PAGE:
• If the appendix has burst or has holes in it, the abdomen is thoroughly irrigated (washed out). This will be done after removing the appendix. Your child's caregiver leaves the skin open and allows it to heal on its own. He places a drain in the abdomen to allow infected materials to leave your child's body.

After your child's surgery:

Your child may be taken to a recovery room until he is fully awake. Caregivers will watch him closely for any problems. When caregivers see that your child is okay, he will be taken back to his hospital room. The bandages used to cover his stitches keep the area clean and dry to prevent infection. A caregiver may remove the bandages soon after your child's surgery to check his abdominal area.

  • Activity: Your child's caregiver will tell you when it is okay for your child to get out of bed. Call his caregiver before letting him get out of bed for the first time. If he ever feels or looks weak, let him lie down right away. Then call your child's caregiver.

  • Diet: Your child may be able to eat when bowel sounds (stomach growling) are heard. Your child's caregiver will listen to his abdomen using a stethoscope. Small amounts of water are usually given first and then other liquids such as apple juice, breast milk, or formula. If your child does not have problems after drinking liquids, caregivers may then let him eat soft foods. Some examples of soft foods are applesauce and mashed fruits or vegetables.

  • Drains: These are thin rubber tubes which may be put into your child's skin that help drain fluid from around his incision. The drains are taken out when the incision stops draining.

  • Medicines: Your child may need any of the following:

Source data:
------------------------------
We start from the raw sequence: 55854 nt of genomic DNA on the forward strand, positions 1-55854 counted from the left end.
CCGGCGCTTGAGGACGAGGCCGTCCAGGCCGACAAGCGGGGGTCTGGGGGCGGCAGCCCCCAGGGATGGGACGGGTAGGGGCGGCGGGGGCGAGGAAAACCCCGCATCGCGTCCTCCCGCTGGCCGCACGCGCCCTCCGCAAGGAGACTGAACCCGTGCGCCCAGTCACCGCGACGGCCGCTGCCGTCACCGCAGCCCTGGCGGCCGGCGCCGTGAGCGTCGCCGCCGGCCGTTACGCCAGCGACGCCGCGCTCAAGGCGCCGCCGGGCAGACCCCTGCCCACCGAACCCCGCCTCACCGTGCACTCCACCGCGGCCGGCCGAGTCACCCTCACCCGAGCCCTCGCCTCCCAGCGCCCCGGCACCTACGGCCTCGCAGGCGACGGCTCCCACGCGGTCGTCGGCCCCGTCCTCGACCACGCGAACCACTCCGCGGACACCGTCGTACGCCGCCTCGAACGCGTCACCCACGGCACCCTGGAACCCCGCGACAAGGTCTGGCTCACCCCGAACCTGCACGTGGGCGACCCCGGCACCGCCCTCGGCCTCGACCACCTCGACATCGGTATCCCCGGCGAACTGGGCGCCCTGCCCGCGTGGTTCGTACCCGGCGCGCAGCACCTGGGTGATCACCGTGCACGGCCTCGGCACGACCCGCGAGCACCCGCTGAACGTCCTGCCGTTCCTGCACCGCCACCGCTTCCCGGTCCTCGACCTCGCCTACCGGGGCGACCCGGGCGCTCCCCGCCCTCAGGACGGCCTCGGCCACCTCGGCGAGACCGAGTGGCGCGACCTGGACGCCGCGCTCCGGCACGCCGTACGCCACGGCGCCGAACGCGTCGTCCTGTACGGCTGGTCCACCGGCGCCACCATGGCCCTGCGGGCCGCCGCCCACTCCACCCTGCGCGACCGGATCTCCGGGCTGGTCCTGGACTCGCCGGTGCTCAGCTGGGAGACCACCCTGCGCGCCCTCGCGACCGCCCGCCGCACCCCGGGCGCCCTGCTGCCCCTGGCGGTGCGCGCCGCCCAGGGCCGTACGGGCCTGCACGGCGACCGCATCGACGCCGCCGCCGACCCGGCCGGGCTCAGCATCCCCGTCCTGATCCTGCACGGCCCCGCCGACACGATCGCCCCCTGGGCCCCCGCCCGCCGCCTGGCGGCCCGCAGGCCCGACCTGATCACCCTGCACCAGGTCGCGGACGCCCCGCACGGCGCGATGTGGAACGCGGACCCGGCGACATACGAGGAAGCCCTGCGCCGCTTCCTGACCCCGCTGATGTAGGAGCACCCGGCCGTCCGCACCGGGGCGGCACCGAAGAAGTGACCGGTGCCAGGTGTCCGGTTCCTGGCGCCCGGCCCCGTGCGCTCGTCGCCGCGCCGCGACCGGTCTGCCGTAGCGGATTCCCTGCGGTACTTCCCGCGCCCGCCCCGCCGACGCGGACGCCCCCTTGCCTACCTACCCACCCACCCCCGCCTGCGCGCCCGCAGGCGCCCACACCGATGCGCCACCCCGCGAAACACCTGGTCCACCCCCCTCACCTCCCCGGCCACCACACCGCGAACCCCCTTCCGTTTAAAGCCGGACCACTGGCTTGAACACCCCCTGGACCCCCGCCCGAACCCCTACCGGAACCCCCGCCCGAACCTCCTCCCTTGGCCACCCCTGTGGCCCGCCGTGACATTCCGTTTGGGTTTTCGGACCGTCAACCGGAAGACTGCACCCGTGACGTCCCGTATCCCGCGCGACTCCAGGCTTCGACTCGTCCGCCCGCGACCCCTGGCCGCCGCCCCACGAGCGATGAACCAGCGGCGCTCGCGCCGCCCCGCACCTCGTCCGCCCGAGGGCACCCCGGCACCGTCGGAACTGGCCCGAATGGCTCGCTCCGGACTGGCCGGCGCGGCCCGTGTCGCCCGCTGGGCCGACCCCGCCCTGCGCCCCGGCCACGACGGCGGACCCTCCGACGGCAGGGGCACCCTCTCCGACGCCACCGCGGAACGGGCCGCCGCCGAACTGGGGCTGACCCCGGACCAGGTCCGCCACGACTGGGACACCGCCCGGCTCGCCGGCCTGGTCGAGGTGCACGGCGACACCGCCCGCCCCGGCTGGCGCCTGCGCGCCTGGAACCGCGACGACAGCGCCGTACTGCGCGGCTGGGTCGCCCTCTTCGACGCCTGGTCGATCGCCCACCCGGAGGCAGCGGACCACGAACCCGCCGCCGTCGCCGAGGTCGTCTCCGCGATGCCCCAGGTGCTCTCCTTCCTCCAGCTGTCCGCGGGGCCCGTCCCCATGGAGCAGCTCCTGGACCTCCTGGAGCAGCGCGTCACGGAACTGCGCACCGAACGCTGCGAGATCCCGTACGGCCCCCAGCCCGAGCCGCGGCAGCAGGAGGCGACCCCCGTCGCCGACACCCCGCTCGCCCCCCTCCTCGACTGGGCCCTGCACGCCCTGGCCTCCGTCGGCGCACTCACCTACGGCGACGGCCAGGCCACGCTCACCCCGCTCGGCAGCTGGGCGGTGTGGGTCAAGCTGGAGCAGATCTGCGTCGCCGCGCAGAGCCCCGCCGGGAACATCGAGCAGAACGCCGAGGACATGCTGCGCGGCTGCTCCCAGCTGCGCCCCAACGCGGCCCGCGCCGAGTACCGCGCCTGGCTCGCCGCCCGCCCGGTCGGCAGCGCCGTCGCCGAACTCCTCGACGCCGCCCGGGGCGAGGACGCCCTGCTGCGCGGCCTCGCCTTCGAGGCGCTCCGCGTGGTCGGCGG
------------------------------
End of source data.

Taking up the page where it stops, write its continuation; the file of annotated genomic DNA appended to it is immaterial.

• Antibiotics: This medicine is given to help prevent or treat an infection caused by bacteria.

    • Anti-nausea medicine: This medicine may be given to calm your child's stomach and control vomiting (throwing up). Your child may have an upset stomach after surgery or taking pain medication.

    • Pain medicine: Your child may need medicine to take away or decrease pain. Know how often your child should get the medicine and how much. Watch for signs of pain in your child. Tell caregivers if his pain continues or gets worse. To prevent falls, stay with your child to help him get out of bed.

  • Monitoring: Caregivers may check for your child's pulses on his arms or wrists. This helps caregivers learn if he has problems with blood flow after his surgery. Your child may also have any of the following:

    • Vital signs: Caregivers will check your child's blood pressure, heart rate, breathing rate, and temperature. They will also ask you or your child about his pain. These vital signs give caregivers information about your child's current health.

    • Intake and output: Caregivers may need to know how much liquid your child is getting and urinating. Your child may need to urinate into a container in bed or in the toilet. A caregiver will measure the amount of urine. If your child wears diapers, a caregiver may need to weigh them. Do not throw away diapers or flush urine down the toilet before asking a caregiver.

  • Your child may need extra oxygen if his blood oxygen level is lower than it should be. Your child may get oxygen through a mask placed over his nose and mouth or through small tubes placed in his nostrils. Ask your child's healthcare provider before you take off the mask or oxygen tubing.

© 2014 Truven Health Analytics Inc. Information is for End User's use only and may not be sold, redistributed or otherwise used for commercial purposes. All illustrations and images included in CareNotes® are the copyrighted property of A.D.A.M., Inc. or Truven Health Analytics.

The above information is an educational aid only. It is not intended as medical advice for individual conditions or treatments. Talk to your doctor, nurse or pharmacist before following any medical regimen to see if it is safe and effective for you.

Learn more about Laparoscopic Appendectomy In Children (Inpatient Care)